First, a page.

Diplomatic Pouch / September 30, 2010
By Larry Luxner
Kazakhstan, the world’s ninth-largest country in size, already belongs to the Commonwealth of Independent States. But what it really wants is membership in a far more important club: the World Trade Organization.
On Sep. 15, a top official of the former Soviet republic came to Washington to make a pitch for her country’s entry into the Geneva-based WTO.
Zhanar Aitzhanova, Kazakhstan’s minister of economic development and trade, spoke to some 45 business executives at the Ronald Reagan International Trade Center. She was introduced by William C. Veale, executive director of the U.S.-Kazakhstan Business Association (USKBA), and warmly welcomed by Andrew Gelfuso, who heads the ITC’s Office of Trade Promotion.
Aitzhanova said her vast Central Asian country first applied for WTO membership 15 years ago, though it didn’t begin active talks until 2004.
“We are now negotiating with the U.S. government on market taxes, import duties and other things,” said the official. “This time, we have achieved substantial progress in our bilateral negotiations by closing a large segment of our talks on goods market access. We have agreed on binding rates for import duties which Kazakhstan will be applying upon accession.”
Aitzhanova, who studied in Moscow and Vienna, also has master’s degree in public administration from Harvard’s Kennedy School of Government. She began her career with the United Nations Development Program, serving in Kazakhstan and Mongolia, and eventually became Kazakhstan’s chief multilateral trade negotiator.
Since March 2010, following a government reshuffling, she has headed the country’s newly established Ministry of Economic Development and Trade.
“We still have a few issues remaining in the services sector, including the conditions under which specialists and managers will be working in Kazakhstan. There is a request from the U.S. government and the European Union to allow direct branching rights for banks and insurance companies in Kazakhstan, and to undertake the liberalization of telecom services. By the end of this year, we’ll be able to achieve a consensus on Kazakhstan’s commitments and finalize a bilateral deal.”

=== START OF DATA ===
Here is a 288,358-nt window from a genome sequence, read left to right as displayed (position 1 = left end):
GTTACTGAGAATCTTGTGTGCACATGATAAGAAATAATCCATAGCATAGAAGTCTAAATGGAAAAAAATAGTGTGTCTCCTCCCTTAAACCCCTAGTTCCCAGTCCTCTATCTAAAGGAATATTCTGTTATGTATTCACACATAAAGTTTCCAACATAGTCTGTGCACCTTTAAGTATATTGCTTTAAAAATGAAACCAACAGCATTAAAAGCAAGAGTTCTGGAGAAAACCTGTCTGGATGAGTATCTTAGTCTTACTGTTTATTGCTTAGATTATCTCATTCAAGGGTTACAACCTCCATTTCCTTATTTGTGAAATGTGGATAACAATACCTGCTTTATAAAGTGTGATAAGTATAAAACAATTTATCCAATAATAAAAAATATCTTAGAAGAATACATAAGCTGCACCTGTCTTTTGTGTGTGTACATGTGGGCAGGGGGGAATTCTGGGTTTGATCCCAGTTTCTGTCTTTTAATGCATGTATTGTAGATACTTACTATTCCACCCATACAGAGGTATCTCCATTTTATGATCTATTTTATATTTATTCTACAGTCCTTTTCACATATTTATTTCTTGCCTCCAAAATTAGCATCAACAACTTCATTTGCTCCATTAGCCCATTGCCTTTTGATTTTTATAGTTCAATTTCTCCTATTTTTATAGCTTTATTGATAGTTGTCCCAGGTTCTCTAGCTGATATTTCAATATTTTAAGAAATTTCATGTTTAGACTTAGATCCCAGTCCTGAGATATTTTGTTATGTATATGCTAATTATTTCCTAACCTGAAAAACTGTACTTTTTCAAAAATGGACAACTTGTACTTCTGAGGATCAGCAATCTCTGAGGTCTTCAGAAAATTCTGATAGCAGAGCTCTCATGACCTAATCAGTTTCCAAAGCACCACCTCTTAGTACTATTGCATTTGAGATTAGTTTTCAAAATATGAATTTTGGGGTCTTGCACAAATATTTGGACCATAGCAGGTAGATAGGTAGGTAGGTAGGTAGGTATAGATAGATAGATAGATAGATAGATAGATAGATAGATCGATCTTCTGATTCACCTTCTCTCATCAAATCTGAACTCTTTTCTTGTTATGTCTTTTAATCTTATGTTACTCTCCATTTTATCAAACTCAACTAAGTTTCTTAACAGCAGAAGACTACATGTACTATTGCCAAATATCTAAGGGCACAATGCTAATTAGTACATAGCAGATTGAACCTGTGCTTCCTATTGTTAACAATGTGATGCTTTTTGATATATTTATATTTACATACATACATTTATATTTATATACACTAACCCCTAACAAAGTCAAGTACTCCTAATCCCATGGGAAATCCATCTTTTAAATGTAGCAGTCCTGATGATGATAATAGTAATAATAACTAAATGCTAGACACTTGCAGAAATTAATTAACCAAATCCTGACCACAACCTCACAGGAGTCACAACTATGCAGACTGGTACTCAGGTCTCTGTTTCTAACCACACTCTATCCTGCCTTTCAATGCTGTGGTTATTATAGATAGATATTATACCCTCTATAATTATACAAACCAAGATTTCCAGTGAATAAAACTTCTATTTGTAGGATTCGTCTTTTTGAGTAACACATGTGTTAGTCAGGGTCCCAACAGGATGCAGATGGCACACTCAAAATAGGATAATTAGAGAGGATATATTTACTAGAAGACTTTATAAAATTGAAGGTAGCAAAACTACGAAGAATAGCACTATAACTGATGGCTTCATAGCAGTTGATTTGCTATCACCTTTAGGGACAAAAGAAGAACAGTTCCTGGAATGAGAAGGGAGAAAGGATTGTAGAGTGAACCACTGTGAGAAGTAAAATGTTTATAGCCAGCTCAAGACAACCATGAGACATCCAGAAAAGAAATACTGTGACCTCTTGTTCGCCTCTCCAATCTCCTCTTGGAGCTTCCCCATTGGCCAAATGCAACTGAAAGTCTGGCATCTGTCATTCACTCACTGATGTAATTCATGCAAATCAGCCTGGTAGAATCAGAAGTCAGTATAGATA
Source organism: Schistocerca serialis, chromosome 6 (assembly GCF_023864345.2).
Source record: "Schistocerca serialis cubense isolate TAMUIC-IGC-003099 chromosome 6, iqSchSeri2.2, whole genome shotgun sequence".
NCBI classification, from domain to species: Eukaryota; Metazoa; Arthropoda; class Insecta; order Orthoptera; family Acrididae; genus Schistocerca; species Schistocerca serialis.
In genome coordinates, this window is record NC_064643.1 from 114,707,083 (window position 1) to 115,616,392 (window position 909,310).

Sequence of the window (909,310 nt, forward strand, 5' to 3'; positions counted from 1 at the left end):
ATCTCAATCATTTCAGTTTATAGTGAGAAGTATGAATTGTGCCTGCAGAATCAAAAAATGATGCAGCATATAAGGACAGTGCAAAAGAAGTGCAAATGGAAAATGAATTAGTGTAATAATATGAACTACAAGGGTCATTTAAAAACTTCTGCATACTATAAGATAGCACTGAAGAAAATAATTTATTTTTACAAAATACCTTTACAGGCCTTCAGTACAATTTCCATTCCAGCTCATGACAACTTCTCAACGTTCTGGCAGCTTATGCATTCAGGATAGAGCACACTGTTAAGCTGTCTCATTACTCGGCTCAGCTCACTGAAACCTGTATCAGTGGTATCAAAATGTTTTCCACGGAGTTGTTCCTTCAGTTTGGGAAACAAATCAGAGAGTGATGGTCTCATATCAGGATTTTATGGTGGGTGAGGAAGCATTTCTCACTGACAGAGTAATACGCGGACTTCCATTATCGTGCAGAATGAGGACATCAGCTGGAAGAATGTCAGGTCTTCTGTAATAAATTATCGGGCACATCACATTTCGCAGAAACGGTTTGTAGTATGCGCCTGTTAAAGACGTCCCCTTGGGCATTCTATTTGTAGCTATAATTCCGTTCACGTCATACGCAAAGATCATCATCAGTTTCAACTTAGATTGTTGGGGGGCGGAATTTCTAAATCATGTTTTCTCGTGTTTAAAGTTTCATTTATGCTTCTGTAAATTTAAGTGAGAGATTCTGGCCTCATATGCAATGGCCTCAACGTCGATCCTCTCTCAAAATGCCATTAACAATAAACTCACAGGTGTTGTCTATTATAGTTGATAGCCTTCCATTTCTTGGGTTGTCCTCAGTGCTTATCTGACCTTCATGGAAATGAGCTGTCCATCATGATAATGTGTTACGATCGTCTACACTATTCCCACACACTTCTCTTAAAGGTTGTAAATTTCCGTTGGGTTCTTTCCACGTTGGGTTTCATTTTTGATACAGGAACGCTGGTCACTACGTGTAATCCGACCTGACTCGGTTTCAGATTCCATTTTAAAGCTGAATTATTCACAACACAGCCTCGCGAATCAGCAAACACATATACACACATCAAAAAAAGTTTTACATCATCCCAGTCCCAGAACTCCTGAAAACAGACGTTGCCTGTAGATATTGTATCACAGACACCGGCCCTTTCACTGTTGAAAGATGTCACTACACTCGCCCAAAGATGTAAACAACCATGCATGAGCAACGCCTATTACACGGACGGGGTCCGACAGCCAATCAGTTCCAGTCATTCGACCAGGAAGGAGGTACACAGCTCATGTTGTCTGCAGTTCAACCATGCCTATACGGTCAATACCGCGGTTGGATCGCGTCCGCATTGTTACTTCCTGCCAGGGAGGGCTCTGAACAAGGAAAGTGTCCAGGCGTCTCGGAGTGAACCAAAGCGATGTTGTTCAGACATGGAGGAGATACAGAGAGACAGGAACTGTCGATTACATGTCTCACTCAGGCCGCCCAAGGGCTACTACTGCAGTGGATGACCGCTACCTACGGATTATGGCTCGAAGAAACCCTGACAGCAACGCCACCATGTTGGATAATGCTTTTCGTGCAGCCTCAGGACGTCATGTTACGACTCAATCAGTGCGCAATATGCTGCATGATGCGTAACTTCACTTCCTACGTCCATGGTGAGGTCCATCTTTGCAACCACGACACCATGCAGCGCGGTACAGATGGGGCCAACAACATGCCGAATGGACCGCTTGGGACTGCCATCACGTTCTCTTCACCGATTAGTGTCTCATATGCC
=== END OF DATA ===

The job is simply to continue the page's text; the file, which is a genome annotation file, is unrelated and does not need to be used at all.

Aitzhanova said her country has also come to an agreement with her American counterparts on veterinary certificates for U.S. commercial interests in the region.
“Veterinary certificates do matter a lot because of potential exports of meat, and ongoing exports of poultry,” she said. “We are now discussing intellectual property rights issues.”
Earlier this year, Kazakhstan — along with fellow ex-Soviet republics Russia and Belarus — launched a customs union as a first step toward forming a broader EU-type economic alliance of former Soviet states. Meeting July 6 in the Kazakh capital of Astana, the leaders of the three nations formed a single customs territory, meaning that with few exceptions, goods which have cleared customs in one of the three no longer have to go through any further clearance checks at the border.
“By joining this customs union, Kazakhstan’s internal market has increased its size from 16 million people to 168 million,” she said. “We believe this will have a positive impact on diversification of investments.”
That new common market boasts a $2 trillion economy with $900 billion in trade and 90 billion barrels of oil reserves; Kyrgyzstan and Tajikistan hope to join in as well.
Since independence in 1991, Kazakhstan has managed to attract $108 billion in foreign direct investment, 70 percent of which went to the oil and gas sector.
“One of the major tasks our government faces is how to diversify the economy and reduce its dependence on highly volatile commodities, as recent prices have shown,” said Aitzhanova.
“We produce a lot of raw food and we’re very much interested in processing and exporting this food. Formation of the customs union would open up more prospects for foreign investors interested in this sector,” she said, noting that Kazakhstan imposes a value-added tax of only 12 percent, compared to 18 percent in Russia and 20 percent in Belarus. “We also believe our low tax base, as well as the work we’re undertaking to simplify business procedures — by reducing the number of permits and licenses issued for opening new businesses — will facilitate investments.”
In 2009, two-way trade between the United States and Kazakhstan came to around $2 billion. Poultry accounts for 90 percent of U.S. exports to Kazakhstan by value; the remaining 10 percent consists of medical and agricultural equipment.
A look at the USKBA’s membership roster gives some idea of who’s investing in Kazakhstan: AES, Boeing, Case New Holland, Chevron, ConocoPhillips, ExxonMobil, Fedex, Fluor, General Electric, Halliburton and Shell Oil, to name a few.
“At this stage, only 2.8 percent of the total value of our foreign trade comes from the United States, but we believe that as a result of our accession negotiations, the U.S. role will increase,” said Aitzhanova. “The U.S. is already one of the largest foreign investors in Kazakhstan, with investments in oil and gas, financial services, construction and telecommunications.”
For more information, contact the USKBA at (202) 434-8791 or visit the organization’s website at http://www.uskba.net.